Episode 1: Highs & Lows in Construction Law
with Courtney Stricklen and Jessica Mora
Construction Law is a tricky topic. Luckily, Owner and Managing Partner of The Cromeens Law Firm, Karalynn Cromeens, is joined by Lien Specialist Jessica Mora and Sr. Managing Attorney Courtney Stricklen to discuss it all. Wins, losses, tips, and tricks; read the transcript of the first episode of The Quit Getting Screwed podcast, Highs & Lows in Construction Law below to get a look into the world of Construction Law.
INTRO: Welcome to the Quit Getting Screwed podcast, where we talk about everything related to contractors, construction, and information to help you run better businesses.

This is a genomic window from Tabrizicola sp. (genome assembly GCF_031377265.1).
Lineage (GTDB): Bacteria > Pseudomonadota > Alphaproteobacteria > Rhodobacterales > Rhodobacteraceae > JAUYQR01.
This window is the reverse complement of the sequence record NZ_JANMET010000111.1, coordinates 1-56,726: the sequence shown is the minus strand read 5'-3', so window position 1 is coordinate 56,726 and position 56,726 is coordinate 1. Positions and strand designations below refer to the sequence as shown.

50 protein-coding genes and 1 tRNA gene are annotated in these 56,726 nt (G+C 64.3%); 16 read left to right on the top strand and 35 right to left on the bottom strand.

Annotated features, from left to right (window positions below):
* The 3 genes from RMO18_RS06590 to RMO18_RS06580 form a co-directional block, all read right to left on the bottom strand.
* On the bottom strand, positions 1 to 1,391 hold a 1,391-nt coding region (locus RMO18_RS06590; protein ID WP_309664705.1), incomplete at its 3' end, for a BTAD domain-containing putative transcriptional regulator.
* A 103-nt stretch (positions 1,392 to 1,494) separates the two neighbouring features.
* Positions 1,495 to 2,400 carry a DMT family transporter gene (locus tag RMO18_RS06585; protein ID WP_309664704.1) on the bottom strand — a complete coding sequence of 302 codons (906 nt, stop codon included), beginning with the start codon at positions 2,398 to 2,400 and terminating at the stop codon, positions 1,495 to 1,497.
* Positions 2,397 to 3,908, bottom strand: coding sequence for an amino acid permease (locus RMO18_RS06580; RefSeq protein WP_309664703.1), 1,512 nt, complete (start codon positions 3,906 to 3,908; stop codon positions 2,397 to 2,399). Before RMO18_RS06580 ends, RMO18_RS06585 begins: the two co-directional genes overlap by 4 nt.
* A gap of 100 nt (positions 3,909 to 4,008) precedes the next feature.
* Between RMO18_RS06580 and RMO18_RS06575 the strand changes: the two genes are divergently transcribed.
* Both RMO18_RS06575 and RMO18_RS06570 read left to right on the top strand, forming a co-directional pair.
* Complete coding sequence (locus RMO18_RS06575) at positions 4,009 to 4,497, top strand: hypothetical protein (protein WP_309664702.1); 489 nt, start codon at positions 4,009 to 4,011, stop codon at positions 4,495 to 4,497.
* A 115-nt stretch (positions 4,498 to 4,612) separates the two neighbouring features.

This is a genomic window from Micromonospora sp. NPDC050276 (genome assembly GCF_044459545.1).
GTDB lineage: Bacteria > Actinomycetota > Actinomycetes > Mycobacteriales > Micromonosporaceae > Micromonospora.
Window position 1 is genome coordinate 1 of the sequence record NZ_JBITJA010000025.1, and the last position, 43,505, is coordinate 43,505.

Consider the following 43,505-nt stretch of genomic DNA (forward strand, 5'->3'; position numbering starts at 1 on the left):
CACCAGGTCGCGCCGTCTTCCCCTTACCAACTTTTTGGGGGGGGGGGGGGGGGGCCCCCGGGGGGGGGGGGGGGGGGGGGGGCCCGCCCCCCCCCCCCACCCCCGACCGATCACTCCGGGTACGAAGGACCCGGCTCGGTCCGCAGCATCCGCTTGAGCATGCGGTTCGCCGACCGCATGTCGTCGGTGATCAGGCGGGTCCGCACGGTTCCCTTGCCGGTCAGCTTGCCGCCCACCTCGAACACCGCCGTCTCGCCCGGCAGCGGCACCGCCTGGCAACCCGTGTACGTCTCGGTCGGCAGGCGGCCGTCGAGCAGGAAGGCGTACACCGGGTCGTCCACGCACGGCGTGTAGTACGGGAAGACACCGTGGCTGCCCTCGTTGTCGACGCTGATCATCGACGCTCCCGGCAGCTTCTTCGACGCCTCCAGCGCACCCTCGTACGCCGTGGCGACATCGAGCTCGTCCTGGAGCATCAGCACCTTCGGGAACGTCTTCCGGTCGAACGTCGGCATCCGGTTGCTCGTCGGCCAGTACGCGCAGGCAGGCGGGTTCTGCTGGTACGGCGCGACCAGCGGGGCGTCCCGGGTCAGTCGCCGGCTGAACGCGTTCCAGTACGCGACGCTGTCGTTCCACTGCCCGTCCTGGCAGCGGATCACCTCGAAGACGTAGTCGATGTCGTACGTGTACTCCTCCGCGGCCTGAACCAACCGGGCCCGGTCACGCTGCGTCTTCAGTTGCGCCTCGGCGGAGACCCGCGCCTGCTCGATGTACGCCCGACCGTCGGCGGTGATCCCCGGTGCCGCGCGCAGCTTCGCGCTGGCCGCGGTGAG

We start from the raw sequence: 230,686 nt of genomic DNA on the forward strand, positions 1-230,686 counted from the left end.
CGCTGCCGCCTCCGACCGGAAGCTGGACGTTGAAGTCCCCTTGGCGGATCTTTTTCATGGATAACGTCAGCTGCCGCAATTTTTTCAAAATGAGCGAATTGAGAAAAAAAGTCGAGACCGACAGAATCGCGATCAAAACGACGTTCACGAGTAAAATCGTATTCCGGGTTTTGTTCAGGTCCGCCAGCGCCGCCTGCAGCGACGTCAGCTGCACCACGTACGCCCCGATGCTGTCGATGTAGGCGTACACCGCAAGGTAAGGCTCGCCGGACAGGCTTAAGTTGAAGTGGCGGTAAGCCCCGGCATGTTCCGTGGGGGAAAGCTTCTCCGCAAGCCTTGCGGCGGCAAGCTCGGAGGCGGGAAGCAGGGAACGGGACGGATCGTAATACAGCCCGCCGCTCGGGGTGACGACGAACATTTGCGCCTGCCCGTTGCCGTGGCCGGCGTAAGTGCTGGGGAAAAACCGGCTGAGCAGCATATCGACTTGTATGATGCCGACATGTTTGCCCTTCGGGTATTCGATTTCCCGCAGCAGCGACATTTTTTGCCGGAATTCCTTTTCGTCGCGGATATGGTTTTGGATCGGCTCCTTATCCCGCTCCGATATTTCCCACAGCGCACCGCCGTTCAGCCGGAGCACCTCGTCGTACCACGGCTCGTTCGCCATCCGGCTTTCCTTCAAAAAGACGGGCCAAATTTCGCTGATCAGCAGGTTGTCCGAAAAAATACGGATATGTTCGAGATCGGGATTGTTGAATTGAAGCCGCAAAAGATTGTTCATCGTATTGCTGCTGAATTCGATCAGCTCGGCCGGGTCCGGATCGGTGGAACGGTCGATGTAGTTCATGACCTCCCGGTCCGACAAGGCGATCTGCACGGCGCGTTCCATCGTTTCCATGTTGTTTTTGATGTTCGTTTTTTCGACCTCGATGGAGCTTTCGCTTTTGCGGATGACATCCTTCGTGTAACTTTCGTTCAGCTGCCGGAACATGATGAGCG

Karalynn: Hi, my name is Karalynn Cromeens, and I’m your host at the Quit Getting Screwed podcast. This podcast is all about subcontractors, real-life experiences, some failures, and some wins to hopefully help subcontractors run better businesses. I started this podcast in accordance with the book, Quit Getting Screwed. I’ve been in construction law for like 15 years and saw over and over and over again subcontractors signing contracts that they don’t understand and then coming back to bite them in the ass. So, The Subcontractor Institute is an attempt to help subcontractors understand the subcontract and all aspects of their business. And my law firm, The Cromeens Law Firm, does the same thing, and we partner with subcontractors to help them run a better business. So today, we’re going to look back at some experiences from 2020, um, some wins, some losses that we helped our clients manage through the best they could when they’re already in a bad situation. So today, I have with me my head of collections, Jessica Mora, and my head of my legal department, Mrs. Courtney Stricklen, which one of you ladies would like to hop in first with, start with a good story. Somebody give me a win.